"Evaluating LPB Models" Published

The "Evaluating Lost Person Behavior" paper is now officially available in the online edition of Transactions in GIS.

The "Evaluating Lost Person Behavior" paper is now officially available in the online edition of Transactions in GIS.

Sava, E., Twardy, C., Koester, R., & Sonwalkar, M. (2016). Evaluating Lost Person Behavior Models. Transactions in GIS, 20(1), 38–53. http://doi.org/10.1111/tgis.12143

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Forthcoming MapScore Paper!

The MapScore project described here provides a way to evaluate probability maps using actual historical searches. On a metric where random maps score 0 and perfect maps score 1, the ISRID Distance Ring model scored 0.78 (95%CI: 0.74-0.82, on 376 cases). The Combined model was slightly better at .81 (95%CI: 0.77-0.84).

Our MapScore paper is now in press at Transactions in GIS! From the abstract:

The MapScore project described here provides a way to evaluate probability maps using actual historical searches.  In this work we generated probability maps based on the statistical Euclidean distance tables from ISRID data (Koester, 2008), and compared them to Doke’s (2012) watershed model. Watershed boundaries follow high terrain and may better reflect actual barriers to travel. We also created a third model using the joint distribution using Euclidean and watershed features. On a metric where random maps score 0 and perfect maps score 1, the ISRID Distance Ring model scored 0.78 (95%CI: 0.74-0.82, on 376 cases). The simple Watershed model by itself was clearly inferior at 0.61, but the Combined model was slightly better at .81 (95%CI: 0.77-0.84).

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Coast Guard investigating ground IR detectors for ice rescue

Do you happen to have an infrared WiSAR detector for cold weather?

USCG wants a portable infrared WiSAR detector.  This RFI was posted on 2-OCT:

The Coast Guard Research and Development Center (RDC) is conducting market research to identify technologies that are suitable for conducting IR searches on foot for persons on frozen waterways. The parameters include detection capabilities of one mile, and recognition capabilities at one-half mile, and identification at approximately one-quarter mile by personnel on foot (monopod is possible). The parameters also include the need to function in extremely cold temperatures, be temporarily submersible, and function regardless of weather conditions or the time of day/night for IR detection.

The Lognormal Distance Model

Eric Cawi

A logical extension of the Distance Rings model is to fit a smooth function to the distribution of data found in ISRID. Examining the Euclidean Distance data for different categories, it was found that a lognormal curve roughly captured the shape of the data. The Log-Normal (LN) is a two parameter distribution which assumes that the logarithm of your data follows a normal distribution. The probability density function of the LN curve is given by, where are the mean and standard deviation of the logarithm of distance.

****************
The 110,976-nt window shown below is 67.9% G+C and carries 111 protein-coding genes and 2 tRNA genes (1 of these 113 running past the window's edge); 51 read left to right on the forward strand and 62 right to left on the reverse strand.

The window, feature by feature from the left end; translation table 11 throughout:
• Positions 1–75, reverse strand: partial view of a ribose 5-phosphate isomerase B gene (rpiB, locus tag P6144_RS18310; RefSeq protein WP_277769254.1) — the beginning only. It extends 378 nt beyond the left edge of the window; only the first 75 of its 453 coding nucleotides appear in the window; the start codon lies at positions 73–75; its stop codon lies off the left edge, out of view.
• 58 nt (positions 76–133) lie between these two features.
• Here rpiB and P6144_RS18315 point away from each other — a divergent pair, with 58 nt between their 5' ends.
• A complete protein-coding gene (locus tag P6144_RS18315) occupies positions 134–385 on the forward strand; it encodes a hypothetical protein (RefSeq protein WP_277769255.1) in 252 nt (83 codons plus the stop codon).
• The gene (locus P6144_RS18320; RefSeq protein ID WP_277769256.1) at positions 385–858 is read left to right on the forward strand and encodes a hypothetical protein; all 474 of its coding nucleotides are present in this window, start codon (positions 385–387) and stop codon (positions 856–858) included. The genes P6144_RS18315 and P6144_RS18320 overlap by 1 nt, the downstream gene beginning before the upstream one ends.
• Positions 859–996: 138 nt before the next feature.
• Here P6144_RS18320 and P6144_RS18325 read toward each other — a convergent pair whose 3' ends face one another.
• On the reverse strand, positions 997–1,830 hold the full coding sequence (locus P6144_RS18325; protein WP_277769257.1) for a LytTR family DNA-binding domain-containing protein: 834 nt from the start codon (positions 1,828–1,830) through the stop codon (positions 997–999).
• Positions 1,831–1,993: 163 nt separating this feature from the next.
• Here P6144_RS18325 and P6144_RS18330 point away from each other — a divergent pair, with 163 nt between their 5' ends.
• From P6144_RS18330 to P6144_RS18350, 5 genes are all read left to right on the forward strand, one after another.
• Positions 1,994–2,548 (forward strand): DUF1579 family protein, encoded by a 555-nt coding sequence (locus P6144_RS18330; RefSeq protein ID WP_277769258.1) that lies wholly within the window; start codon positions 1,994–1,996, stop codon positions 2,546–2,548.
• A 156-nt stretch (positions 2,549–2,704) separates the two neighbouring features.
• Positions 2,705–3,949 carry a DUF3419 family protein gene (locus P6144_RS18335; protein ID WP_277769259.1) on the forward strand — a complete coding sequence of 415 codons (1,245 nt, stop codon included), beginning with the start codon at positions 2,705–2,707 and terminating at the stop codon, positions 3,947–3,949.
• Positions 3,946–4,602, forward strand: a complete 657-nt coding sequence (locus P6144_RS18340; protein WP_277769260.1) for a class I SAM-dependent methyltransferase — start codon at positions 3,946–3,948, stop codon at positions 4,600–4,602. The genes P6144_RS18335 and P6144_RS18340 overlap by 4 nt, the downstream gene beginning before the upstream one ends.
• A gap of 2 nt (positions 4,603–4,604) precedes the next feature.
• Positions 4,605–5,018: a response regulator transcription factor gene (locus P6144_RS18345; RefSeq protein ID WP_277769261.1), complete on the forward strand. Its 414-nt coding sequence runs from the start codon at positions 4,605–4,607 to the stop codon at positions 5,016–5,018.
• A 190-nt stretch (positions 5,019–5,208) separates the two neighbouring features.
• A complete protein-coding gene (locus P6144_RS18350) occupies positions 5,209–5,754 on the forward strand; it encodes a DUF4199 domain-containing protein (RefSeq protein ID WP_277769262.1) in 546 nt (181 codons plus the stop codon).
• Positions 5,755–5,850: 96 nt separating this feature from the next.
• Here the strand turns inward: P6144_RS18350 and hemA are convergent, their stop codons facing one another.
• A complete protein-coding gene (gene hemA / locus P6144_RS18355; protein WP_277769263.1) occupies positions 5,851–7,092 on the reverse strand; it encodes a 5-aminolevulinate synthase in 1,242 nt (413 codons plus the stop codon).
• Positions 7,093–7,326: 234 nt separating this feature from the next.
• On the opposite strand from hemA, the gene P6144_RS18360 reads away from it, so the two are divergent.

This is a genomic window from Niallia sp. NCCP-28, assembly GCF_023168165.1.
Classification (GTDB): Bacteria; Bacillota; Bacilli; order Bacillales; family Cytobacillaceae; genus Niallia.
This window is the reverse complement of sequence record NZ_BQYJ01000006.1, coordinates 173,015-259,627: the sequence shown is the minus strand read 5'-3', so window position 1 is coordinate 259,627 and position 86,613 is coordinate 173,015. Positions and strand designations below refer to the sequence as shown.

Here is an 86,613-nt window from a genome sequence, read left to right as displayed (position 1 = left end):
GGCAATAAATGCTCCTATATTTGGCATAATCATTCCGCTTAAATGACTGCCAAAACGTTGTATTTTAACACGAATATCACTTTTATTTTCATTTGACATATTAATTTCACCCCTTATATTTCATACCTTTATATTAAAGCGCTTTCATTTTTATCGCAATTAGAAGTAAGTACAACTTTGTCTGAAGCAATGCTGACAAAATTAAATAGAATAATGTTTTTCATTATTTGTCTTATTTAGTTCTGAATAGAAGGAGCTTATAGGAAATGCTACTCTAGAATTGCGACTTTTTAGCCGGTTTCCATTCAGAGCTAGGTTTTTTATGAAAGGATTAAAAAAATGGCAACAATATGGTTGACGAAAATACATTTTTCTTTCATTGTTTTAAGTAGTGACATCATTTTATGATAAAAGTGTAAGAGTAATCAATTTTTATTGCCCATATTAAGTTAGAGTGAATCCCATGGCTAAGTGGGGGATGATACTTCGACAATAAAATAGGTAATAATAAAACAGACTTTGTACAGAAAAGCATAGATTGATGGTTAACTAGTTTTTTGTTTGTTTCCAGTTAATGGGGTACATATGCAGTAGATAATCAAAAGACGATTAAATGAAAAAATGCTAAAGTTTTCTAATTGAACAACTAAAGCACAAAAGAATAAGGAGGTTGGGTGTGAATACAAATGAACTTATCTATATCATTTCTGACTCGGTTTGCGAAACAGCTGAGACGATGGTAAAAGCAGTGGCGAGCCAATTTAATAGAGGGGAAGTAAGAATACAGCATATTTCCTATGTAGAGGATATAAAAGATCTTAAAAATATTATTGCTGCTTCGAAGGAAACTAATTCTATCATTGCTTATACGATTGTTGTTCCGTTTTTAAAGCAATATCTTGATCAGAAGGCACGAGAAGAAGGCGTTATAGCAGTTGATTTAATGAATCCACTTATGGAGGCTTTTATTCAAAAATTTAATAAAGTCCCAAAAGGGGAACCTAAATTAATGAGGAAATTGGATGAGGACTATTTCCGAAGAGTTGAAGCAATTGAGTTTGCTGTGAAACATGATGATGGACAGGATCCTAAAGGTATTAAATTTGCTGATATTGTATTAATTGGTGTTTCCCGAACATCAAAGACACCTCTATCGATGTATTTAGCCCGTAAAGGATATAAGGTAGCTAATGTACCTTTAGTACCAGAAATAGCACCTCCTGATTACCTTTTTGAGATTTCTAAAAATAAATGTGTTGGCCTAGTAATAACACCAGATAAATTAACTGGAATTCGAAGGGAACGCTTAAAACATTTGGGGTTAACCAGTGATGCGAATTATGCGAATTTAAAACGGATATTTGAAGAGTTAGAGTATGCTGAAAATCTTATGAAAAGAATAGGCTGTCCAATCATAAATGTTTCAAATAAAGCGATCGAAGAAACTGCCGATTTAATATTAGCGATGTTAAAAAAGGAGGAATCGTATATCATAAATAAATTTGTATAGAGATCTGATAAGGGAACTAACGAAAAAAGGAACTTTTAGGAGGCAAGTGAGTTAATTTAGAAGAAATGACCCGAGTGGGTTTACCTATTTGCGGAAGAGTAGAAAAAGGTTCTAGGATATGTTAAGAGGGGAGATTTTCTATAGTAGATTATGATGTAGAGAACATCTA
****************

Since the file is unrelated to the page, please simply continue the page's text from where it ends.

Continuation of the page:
Child 4-6 lognormal plot

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MapScore Updates Summer 2014

Thanks very much to summer intern Jonathan Lee (@jonathanlee1) for many MapScore fixes.  Jonathan is a keen Python programmer with extra geek points for running Linux on his Macbook Air and having an ASCII-art avatar.  He learned his way around Django in no time and brought us a slew of features and code refactoring including: Continue reading "MapScore Updates Summer 2014"

Bluefin-21 Analysis

One of our SciCast forecasters posted an excellent analysis of how he estimated the (remaining) chance of success for Bluefin-21 finding MH370 by the end of the question.

Forecast trend for Bluefin-21 success, on SciCast.
Forecast trend for Bluefin-21 success, on SciCast.

Jkominek was wondering why the probability kept jumping up, and created a Bayes Net to argue that there was no good estimation reason for it.  (There may be good market reasons -- cashing in to use your points elsewhere.)

Bayes net model created by jkominek to explore the Bluefin question.
Bayes net model created by jkominek to explore the Bluefin question.

 

The full blog post is here: http://blog.scicast.org/2014/06/11/scicast-bluefin-21-and-genie/

 

Incoherence & Mattson

People are often incoherent: their probabilities don't add to 100%. We get an 18% gain in accuracy if we coherentize their estimates. But we get a 30% gain in accuracy if we also assign more weight to coherent estimates.

What implications does this have for making subjective probability maps?

The following figure is from a recent paper I co-authored*:

Figure from Karvetski et al. 2014 showing we get more accuracy by ignoring incoherent estimates than by simple unweighted averages.
Figure from Karvetski et al. 2014 showing we get more accuracy by ignoring incoherent estimates than by simple unweighted averages.  (The unfortunately abbreviated 'BS' means 'Brier Score'. Lower is better, with 0 being perfect.)

What implications does it have for making subjective "consensus" probability maps at the start of a search?

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UAVs, MH370, Prediction Markets

In which I discuss two-and-a-half approaches to crowdsourcing Search & Rescue, and invite you to try one -- namely, mine: http://bit.ly/1eBBMkq

In which I discuss two-and-a-half approaches to crowdsourcing Search & Rescue, and invite you to try one -- namely, mine.  (SciCast)

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